Contemporary studies on the Tibet Autonomous Region in China show that the religious practices traditionally surrounding medicine are diminishing, or indeed disappearing (cf. Janes 1995, 1999b; Adams 1999, 2001). The main reasons mentioned by these authors are the Cultural Revolution and the consequent oppression of religion by the Chinese government, as well as the biomedicalization of Tibetan medicine, which is one of the pragmatic aspects of socialist ideology. One observes with Janes the emergence of a narrow Tibetan herbalism, which is possibly taking the place of a more complete Tibetan medicine (1995). The social and political mutations in China and their ambivalent nature have not surprisingly influenced medicine, both in its organizational structure and its daily practice.

This paper explores certain characteristics of the relations the Ladakhi amchi have with religion in order to provide elements for comparison with the operative logics animating the Tibetan-medicine-of- Tibet. In Ladakh, the practice of the amchi is affected neither by religious oppression nor by a biomedicalization imposed by the state. There are, however, inter-religious tensions in this region between Buddhist and Muslim communities (particularly Kashmiri), and there is a certain biomedical development on the level of health and the emergence of a biomedical ideology (Pordie 2002), although an integration/confrontation of medicines is not formally planned. The question, therefore, is to know what 4 I use the phrase "expression of religion" to refer to various aspects of the manifestation of religion among amchi that I will consider in this text: discourses on religion, religious and ritual practices and socio-political use of religion. The Chinese government did not play the devastating role in respect to Tibetan medicine commonly attributed to it. This ambivalence stems from the fact that government policies have certainly oppressed Tibetan medicine because it represents a clear expression of Tibetan ethnic identity, but they have also supported it by integrating it in socialist modernity (local recourse, complementarily with biomedicine, supposed affinity to Chinese civilization, etc.). The Chinese government has largely contributed to the transformation of Tibetan medicine according to this selective principle (cf. Janes 1995, 1999b). 6 The research was mainly conducted between 1998 and 2002, although more recent data are also included, and was focused on both the rural and urban amchi communities of Ladakh.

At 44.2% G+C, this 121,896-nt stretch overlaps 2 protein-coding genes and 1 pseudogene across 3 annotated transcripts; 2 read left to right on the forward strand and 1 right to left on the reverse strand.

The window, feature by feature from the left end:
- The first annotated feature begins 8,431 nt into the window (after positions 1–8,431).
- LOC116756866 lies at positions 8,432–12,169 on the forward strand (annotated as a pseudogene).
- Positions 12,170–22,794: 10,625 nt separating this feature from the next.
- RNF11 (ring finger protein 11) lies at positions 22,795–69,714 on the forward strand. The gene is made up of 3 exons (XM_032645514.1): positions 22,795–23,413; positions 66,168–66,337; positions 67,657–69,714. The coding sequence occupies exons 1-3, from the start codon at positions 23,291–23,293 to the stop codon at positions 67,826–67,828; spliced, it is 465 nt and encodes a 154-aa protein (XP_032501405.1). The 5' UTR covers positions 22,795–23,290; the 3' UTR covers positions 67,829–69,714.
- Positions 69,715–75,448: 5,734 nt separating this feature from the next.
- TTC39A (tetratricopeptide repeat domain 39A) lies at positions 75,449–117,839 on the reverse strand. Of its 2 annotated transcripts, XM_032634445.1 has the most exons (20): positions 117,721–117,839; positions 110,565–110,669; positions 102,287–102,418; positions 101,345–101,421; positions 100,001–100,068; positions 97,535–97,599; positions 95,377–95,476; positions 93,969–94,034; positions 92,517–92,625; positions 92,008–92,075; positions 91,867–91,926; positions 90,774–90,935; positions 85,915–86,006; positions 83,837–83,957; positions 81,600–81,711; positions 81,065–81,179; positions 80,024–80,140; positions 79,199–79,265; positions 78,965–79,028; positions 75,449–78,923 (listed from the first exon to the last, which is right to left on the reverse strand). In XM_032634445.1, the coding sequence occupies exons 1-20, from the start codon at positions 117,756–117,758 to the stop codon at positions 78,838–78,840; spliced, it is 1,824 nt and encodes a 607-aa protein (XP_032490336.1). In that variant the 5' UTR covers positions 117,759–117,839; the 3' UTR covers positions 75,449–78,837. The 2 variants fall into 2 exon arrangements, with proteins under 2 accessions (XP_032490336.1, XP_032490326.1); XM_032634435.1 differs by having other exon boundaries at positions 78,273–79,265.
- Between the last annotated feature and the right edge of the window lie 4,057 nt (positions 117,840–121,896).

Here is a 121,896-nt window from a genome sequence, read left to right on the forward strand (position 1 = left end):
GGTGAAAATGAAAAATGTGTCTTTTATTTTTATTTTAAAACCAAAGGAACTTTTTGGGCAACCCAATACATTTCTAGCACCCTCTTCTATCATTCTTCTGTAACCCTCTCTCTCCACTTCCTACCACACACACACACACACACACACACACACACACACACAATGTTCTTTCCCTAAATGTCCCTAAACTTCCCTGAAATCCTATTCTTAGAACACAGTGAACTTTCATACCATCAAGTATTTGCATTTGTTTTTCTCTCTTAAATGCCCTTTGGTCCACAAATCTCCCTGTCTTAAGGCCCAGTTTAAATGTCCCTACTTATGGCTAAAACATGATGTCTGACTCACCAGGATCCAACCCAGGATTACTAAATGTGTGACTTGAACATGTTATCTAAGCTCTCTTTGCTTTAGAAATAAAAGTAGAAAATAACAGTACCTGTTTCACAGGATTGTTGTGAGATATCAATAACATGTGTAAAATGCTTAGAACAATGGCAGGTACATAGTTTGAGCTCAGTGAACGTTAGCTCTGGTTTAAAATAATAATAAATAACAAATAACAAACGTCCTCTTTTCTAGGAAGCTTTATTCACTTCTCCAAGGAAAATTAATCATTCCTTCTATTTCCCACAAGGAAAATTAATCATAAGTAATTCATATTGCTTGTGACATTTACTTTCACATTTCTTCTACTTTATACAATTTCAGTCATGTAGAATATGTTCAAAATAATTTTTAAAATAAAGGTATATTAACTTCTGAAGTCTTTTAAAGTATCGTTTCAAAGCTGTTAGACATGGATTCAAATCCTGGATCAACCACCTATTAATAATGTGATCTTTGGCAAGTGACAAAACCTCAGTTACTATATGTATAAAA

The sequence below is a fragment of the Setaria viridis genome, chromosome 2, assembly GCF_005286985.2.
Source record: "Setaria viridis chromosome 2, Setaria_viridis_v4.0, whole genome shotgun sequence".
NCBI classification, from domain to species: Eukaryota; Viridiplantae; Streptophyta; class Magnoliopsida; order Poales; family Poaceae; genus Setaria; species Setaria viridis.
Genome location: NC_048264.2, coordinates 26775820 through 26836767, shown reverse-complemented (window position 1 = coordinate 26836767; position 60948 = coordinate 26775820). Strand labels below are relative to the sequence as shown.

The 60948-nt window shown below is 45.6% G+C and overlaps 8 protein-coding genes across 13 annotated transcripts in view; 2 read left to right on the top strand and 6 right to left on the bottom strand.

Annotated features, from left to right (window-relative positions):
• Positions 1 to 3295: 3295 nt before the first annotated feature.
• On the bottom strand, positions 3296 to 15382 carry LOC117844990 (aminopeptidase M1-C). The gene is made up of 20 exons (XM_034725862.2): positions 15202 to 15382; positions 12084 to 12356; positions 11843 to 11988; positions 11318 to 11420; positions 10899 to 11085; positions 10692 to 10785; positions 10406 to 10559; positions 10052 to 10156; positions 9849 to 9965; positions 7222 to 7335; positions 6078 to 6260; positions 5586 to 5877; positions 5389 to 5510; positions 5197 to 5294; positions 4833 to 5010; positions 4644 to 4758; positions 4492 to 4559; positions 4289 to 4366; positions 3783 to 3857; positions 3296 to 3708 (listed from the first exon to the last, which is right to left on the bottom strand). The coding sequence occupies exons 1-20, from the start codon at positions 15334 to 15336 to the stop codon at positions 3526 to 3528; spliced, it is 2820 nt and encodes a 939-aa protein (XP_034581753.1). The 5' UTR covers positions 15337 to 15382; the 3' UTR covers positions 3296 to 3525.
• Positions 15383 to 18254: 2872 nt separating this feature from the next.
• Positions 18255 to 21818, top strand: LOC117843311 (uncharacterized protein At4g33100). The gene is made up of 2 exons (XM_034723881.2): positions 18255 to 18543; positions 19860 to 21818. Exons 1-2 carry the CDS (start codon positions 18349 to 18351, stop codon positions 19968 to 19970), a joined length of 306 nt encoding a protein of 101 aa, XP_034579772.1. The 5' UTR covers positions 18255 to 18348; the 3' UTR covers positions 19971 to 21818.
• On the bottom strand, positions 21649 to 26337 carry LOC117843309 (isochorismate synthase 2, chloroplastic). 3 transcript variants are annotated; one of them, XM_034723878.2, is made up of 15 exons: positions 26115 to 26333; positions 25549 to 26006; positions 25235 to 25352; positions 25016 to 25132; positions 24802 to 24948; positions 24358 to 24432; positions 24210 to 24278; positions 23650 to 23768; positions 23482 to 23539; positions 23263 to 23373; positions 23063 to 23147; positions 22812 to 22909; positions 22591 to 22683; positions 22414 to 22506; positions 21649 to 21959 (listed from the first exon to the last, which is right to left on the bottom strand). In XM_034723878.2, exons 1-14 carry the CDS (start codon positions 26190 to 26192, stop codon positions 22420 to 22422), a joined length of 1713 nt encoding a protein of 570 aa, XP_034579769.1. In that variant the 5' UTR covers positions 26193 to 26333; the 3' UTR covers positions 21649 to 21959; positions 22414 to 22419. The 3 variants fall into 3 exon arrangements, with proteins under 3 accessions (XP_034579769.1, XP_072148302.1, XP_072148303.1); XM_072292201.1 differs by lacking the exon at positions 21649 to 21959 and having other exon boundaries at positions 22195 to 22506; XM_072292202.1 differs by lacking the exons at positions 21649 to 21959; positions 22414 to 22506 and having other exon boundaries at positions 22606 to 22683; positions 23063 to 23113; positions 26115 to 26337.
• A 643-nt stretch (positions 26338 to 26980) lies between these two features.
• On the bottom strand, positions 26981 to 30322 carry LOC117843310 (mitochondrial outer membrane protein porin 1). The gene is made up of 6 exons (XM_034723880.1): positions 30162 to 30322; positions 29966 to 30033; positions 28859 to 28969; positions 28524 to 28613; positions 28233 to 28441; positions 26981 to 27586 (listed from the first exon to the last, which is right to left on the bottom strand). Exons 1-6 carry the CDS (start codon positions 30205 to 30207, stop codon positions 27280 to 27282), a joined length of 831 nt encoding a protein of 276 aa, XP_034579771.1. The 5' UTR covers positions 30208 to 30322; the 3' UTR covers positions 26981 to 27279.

place religion assumes in the life of the amchi. The first part of this paper presents the discourse of the amchi on the role of Buddhism in their medical practice and considers their religious practice when it is directly applied to medicine. The amchi representations thus serve as markers to construct the religious frame putatively surrounding medicine. This approach then leads us to consider the contemporary urban combinations of religion and medicine, singling out two vantages of observation: institutionalization and the voluntary sector (in the case of a non-governmental organization). This in turn makes it possible to provide certain analytical keys to the understanding of more extensive regional phenomena concerning the expression of religion in Ladakh. Briefly, this chapter answers the following questions: What role does the institutionalization of Tibetan medicine play in the balance between a cultural health practice and a medicine which tends to become "universal" (scientific)? How do practitioners' associations mobilize religion to non-medical ends? And, what are the issues and modalities in the religious expression today?

 

Contents

 

  Acknowledgements ix
  Introduction 11
1 Amchi confronted by their Ideal 15
2 Religious practices of the amchi 23
3 The Socio-political encounter of medicine 37
  Institutionalization as the Manifestation of naturalist thought 41
  A Few aspects of modern medical education 44
  Research and science in the production of ideologies 49
  Amchi associations and political use of religion 59
  Under the guise of a conclusion: The apparent inconsistency of fact and the Multi layered expressions of religion 67
  References 73
  Illustrations 31
  Resume en francais 79